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Can someone explain this what is happening here?

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Occasional Contributor
Posts: 5

Can someone explain this what is happening here?

[ Edited ]

Hi,

 

I am a beginner and was running this code, but didn't able to figure out why the results are coming like this.

 

Code: (case 1)

DATA tempDS;
	INFILE DATALINES;
	INPUT
		date1	MMDDYY10.
		date2	MMDDYY10.
		date3	DATE9.
	;
	FORMAT
		date1	MMDDYY10.
		date2	MMDDYY10.
		date3	MMDDYY10.
	;
	

DATALINES;
01/03/1950 01/03/1960 03Jan1970
05/15/2000   05/15/2002   15May2003
10/10/1998 11/12/2000   25Dec2005
;
RUN; TITLE "BLAH BLAH BLAH"; PROC PRINT DATA=tempds; RUN;

(The columns do not line up in DATALINES).

 

The result is:

                   BLAH BLAH BLAH 
Obs         date1               date2         date3
1          01/03/1950             .             .
2          05/15/2000        05/15/2002         .
3          10/10/1998             .             .

There are too many questions here:

1) Why the date2, date3 in rows 1 and 3 are missing?

2) How date2 in row 2 is being read correctly here?

 

And if I run this code: (case 2)

DATA tempDS;
	INFILE DATALINES;
	INPUT
		date1	: MMDDYY10.
		date2	: MMDDYY10.
		date3	: DATE9.
	;
	FORMAT
		date1	MMDDYY10.
		date2	MMDDYY10.
		date3	MMDDYY10.
	;
	

DATALINES;
01/03/1950 01/03/1960 03Jan1970
05/15/2000   05/15/2002   15May2003
10/10/1998 11/12/2000   25Dec2005
;
RUN;

TITLE "BLAH BLAH BLAH";
PROC PRINT DATA=tempds;
RUN;

The results are coming as expected:

                    BLAH BLAH BLAH 
Obs         date1               date2         date3
1          01/03/1950        01/03/1960     01/03/1970
2          05/15/2000        05/15/2002     05/15/2003
3          10/10/1998        11/12/2000     12/25/2005

Please can someone explain how the data is being read (in both cases) here. How colon ' : ' modifier works as I know that:

"The colon ' : ' modifier allows you to read nonstandard data values and character values that are longer than
eight characters, but which have no embedded blanks."

Using:

SAS release: 9.04

SAS studio - UNIVERSITY EDITION 2.7 9.4 M5.

 

Thanks & Regards!

Smiley Happy

Super User
Posts: 6,931

Re: Can someone explain this what is happening here?

Posted in reply to nahideraha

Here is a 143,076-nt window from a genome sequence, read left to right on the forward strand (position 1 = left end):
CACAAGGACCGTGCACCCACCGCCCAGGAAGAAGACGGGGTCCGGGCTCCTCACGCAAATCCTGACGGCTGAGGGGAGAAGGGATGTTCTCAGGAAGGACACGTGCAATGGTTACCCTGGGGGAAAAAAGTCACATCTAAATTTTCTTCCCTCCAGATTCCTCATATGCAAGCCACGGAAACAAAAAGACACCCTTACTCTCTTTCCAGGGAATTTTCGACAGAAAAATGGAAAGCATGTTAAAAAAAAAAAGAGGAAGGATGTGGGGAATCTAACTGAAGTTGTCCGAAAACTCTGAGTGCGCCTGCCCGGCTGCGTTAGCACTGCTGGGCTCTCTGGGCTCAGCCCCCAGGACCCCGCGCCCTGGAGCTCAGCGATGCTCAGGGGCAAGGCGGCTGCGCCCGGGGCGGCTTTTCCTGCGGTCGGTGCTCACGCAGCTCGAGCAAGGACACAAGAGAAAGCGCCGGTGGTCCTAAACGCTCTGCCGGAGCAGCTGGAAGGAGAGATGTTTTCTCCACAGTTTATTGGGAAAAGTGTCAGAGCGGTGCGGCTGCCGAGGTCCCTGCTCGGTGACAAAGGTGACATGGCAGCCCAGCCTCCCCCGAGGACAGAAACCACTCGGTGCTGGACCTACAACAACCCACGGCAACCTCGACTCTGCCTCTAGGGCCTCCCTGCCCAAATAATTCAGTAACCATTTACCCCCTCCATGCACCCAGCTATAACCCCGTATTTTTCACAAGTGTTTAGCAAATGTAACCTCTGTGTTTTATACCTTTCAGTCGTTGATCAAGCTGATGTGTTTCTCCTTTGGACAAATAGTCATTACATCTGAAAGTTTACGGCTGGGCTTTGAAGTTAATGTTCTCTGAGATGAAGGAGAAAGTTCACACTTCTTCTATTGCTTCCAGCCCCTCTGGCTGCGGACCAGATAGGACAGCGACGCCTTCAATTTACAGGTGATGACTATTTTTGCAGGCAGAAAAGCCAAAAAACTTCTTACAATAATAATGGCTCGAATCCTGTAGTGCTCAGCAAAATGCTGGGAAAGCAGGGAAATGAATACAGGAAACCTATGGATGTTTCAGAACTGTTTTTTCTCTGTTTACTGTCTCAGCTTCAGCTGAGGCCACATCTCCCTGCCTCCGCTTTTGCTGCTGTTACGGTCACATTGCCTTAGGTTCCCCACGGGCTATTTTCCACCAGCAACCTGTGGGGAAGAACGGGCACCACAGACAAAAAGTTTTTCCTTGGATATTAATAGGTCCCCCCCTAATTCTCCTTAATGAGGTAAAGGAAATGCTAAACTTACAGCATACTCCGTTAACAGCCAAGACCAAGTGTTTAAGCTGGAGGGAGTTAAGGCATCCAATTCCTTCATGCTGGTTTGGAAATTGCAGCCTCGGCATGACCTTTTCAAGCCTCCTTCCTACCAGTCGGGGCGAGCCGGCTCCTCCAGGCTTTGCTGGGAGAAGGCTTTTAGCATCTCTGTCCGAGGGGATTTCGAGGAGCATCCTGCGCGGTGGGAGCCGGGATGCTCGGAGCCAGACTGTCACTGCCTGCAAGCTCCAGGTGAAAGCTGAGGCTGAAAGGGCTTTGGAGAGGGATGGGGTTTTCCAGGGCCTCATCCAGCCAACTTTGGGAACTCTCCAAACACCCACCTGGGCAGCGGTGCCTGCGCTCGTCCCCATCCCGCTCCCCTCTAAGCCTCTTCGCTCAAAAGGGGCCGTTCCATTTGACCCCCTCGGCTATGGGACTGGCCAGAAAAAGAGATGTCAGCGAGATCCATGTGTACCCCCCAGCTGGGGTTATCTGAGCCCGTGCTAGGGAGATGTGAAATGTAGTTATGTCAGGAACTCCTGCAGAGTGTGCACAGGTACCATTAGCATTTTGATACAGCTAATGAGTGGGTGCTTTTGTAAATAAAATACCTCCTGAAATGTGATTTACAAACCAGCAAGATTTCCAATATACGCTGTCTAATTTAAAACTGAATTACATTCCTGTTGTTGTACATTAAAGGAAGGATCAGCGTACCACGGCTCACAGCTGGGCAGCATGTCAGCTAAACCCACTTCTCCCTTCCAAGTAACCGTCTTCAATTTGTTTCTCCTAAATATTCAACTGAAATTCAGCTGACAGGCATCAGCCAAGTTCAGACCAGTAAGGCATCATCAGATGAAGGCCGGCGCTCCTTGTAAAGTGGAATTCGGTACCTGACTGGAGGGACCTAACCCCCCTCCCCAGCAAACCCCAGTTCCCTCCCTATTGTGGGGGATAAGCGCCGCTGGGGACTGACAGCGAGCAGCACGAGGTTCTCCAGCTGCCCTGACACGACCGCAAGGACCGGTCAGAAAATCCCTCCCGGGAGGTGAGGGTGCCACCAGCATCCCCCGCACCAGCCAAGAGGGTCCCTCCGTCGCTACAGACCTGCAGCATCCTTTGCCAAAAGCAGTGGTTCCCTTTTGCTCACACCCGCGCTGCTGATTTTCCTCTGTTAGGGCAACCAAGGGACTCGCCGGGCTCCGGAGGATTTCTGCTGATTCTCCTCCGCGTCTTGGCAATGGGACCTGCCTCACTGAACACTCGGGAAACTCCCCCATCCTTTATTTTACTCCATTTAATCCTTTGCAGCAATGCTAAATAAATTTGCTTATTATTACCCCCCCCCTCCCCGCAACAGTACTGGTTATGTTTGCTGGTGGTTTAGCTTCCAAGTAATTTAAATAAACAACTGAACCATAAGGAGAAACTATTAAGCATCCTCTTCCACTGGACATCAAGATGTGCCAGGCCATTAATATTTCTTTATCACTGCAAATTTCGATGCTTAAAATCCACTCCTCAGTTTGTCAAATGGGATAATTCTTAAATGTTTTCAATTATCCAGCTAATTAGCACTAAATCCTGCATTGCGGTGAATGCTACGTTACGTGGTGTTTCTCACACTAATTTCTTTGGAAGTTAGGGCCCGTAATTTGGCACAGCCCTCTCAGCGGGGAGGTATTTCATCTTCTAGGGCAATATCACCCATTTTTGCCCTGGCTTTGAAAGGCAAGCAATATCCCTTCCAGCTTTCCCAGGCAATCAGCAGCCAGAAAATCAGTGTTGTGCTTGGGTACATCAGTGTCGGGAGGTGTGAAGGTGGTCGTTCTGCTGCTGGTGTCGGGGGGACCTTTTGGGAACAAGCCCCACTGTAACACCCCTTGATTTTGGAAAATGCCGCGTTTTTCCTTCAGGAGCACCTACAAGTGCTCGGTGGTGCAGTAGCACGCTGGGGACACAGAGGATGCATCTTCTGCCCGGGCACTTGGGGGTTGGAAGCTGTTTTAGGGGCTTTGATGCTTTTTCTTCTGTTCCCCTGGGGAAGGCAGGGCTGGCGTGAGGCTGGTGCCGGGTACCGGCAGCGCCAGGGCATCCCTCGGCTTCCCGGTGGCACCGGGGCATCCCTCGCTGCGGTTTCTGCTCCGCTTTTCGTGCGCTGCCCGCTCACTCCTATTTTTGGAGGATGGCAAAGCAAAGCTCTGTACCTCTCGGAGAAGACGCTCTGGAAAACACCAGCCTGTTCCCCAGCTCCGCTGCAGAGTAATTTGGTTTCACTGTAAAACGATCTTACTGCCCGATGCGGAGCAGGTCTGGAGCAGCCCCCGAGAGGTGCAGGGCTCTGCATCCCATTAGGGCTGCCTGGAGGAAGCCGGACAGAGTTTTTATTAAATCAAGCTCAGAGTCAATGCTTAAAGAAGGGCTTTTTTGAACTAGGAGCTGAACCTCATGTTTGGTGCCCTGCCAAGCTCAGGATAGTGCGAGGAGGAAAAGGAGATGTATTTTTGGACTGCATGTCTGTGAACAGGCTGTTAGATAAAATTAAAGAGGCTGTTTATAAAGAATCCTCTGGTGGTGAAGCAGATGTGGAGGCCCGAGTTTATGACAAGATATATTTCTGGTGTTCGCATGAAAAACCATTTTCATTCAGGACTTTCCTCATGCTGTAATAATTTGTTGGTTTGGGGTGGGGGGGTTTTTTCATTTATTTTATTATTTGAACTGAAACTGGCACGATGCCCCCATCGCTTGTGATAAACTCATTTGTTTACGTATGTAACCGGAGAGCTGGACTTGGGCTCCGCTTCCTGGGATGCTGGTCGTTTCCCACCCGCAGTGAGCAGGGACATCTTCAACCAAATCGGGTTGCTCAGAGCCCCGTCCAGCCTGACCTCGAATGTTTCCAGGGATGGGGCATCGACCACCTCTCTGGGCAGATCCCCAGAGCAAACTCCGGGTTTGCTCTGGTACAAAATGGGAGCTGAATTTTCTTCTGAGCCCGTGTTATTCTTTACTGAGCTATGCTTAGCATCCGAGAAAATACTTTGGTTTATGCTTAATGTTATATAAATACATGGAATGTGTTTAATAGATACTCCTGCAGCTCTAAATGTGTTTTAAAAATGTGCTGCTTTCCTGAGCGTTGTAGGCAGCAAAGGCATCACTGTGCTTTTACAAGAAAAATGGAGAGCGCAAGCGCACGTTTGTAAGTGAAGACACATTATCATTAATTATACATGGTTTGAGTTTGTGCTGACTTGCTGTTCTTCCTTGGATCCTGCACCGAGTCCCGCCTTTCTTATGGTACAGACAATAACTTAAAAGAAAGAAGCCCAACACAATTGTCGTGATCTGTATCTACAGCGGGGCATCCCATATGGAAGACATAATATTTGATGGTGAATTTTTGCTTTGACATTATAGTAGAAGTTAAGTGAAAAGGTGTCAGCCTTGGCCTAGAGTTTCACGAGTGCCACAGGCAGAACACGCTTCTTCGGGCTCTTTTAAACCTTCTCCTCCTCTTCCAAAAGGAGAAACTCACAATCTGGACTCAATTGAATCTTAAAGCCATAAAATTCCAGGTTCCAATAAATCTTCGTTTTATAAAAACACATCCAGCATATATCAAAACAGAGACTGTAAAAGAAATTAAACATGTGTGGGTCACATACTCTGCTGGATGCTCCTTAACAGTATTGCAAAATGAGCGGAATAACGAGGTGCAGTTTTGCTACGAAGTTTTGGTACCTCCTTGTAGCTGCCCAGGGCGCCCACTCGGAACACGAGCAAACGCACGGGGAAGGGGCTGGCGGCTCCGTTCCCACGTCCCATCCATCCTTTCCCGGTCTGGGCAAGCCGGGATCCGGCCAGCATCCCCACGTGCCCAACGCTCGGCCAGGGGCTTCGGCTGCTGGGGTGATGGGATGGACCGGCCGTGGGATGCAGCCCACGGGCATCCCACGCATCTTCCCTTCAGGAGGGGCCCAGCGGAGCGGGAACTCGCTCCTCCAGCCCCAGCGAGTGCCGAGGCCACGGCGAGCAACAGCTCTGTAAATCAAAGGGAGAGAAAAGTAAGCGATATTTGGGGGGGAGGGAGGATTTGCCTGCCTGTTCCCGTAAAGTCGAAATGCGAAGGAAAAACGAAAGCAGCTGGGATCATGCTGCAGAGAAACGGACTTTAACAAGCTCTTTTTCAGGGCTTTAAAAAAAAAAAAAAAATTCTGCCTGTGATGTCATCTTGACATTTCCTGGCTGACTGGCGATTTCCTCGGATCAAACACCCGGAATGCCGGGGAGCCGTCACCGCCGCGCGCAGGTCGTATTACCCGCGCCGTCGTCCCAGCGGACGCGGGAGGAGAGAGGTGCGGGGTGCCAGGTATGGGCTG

Consider the first line of data.  Note that the proper value for DATE2 begins in column 12 on that line.

 

Without using the colon, the first INPUT statement tells SAS to look for DATE2 starting at its current location on the line of data.  Since the program just read DATE1 from columns 1 through 10, the current location is column 11.  So SAS is trying to read DATE2 from columns 11 through 20, when it should be using columns 12 through 21.

 

The colon tells SAS to look through the line of data until it finds something (anything that isn't blank).  So SAS finds nothing in column 11 and moves on to column 12.  There, it finds a nonblank, so it applies the INPUT instructions (MMDDYY10.) starting at column 12.

 

 

SAS Super FREQ
Posts: 9,426

Re: Can someone explain this what is happening here?

[ Edited ]
Posted in reply to Astounding

And, the OTHER thing that the colon modifier does is that it informs the INPUT statement that the numeric value (in this case) the DATE variables are "non-standard" and must be read with an INFORMAT. When you use an INFORMAT after the colon modifier, you do NOT need to put a width. This works too:

DATA tempDS;
	INFILE DATALINES;
	INPUT
		date1 :	MMDDYY.
		date2 : MMDDYY.
		date3 :	DATE.	;
	FORMAT
		date1	MMDDYY10.
		date2	MMDDYY10.
		date3	MMDDYY10.	;
RETURN;
DATALINES;
01/03/1950 01/03/1960 03Jan1970
05/15/2000   05/15/2002   15May2003
10/10/1998 11/12/2000   25Dec2005
;
RUN;
  
proc print data=tempDS;
  title 'modified program';
run;



Cynthia

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